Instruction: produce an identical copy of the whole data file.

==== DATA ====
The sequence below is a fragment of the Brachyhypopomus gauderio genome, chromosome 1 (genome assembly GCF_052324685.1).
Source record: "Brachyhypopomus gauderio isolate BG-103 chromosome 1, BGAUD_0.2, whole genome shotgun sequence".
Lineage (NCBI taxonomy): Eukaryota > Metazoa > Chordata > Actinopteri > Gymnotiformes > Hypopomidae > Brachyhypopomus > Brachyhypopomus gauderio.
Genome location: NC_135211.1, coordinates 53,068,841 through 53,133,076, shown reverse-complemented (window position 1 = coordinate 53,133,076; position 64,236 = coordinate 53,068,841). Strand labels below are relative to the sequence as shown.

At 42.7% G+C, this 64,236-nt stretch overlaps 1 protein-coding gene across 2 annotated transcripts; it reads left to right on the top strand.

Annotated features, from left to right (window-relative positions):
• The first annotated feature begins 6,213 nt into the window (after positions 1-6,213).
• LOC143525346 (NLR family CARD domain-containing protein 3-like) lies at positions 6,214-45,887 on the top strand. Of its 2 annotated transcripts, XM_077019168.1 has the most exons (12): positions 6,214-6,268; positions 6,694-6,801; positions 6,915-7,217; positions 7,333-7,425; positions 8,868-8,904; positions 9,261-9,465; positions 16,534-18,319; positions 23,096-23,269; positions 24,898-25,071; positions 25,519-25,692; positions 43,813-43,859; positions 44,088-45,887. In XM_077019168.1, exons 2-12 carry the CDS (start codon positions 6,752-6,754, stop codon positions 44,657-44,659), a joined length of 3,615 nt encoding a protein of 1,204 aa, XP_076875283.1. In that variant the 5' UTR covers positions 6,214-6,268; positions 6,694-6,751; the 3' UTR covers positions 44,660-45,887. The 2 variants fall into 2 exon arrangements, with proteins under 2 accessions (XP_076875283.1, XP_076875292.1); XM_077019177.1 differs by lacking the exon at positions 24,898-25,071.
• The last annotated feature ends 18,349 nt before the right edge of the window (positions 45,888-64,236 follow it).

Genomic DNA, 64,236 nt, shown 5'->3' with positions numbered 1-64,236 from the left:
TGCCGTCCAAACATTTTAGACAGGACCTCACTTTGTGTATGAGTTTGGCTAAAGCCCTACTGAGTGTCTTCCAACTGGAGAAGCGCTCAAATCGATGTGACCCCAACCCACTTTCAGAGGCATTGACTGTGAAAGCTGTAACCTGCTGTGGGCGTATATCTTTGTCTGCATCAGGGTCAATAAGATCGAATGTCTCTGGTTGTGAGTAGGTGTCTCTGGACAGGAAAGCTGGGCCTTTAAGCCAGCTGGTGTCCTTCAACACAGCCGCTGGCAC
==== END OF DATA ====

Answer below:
The sequence below is a fragment of the Brachyhypopomus gauderio genome, chromosome 1 (genome assembly GCF_052324685.1).
Source record: "Brachyhypopomus gauderio isolate BG-103 chromosome 1, BGAUD_0.2, whole genome shotgun sequence".
Lineage (NCBI taxonomy): Eukaryota > Metazoa > Chordata > Actinopteri > Gymnotiformes > Hypopomidae > Brachyhypopomus > Brachyhypopomus gauderio.
Genome location: NC_135211.1, coordinates 53,068,841 through 53,133,076, shown reverse-complemented (window position 1 = coordinate 53,133,076; position 64,236 = coordinate 53,068,841). Strand labels below are relative to the sequence as shown.

At 42.7% G+C, this 64,236-nt stretch overlaps 1 protein-coding gene across 2 annotated transcripts; it reads left to right on the top strand.

Annotated features, from left to right (window-relative positions):
• The first annotated feature begins 6,213 nt into the window (after positions 1-6,213).
• LOC143525346 (NLR family CARD domain-containing protein 3-like) lies at positions 6,214-45,887 on the top strand. Of its 2 annotated transcripts, XM_077019168.1 has the most exons (12): positions 6,214-6,268; positions 6,694-6,801; positions 6,915-7,217; positions 7,333-7,425; positions 8,868-8,904; positions 9,261-9,465; positions 16,534-18,319; positions 23,096-23,269; positions 24,898-25,071; positions 25,519-25,692; positions 43,813-43,859; positions 44,088-45,887. In XM_077019168.1, exons 2-12 carry the CDS (start codon positions 6,752-6,754, stop codon positions 44,657-44,659), a joined length of 3,615 nt encoding a protein of 1,204 aa, XP_076875283.1. In that variant the 5' UTR covers positions 6,214-6,268; positions 6,694-6,751; the 3' UTR covers positions 44,660-45,887. The 2 variants fall into 2 exon arrangements, with proteins under 2 accessions (XP_076875283.1, XP_076875292.1); XM_077019177.1 differs by lacking the exon at positions 24,898-25,071.
• The last annotated feature ends 18,349 nt before the right edge of the window (positions 45,888-64,236 follow it).

Genomic DNA, 64,236 nt, shown 5'->3' with positions numbered 1-64,236 from the left:
TGCCGTCCAAACATTTTAGACAGGACCTCACTTTGTGTATGAGTTTGGCTAAAGCCCTACTGAGTGTCTTCCAACTGGAGAAGCGCTCAAATCGATGTGACCCCAACCCACTTTCAGAGGCATTGACTGTGAAAGCTGTAACCTGCTGTGGGCGTATATCTTTGTCTGCATCAGGGTCAATAAGATCGAATGTCTCTGGTTGTGAGTAGGTGTCTCTGGACAGGAAAGCTGGGCCTTTAAGCCAGCTGGTGTCCTTCAACACAGCCGCTGGCAC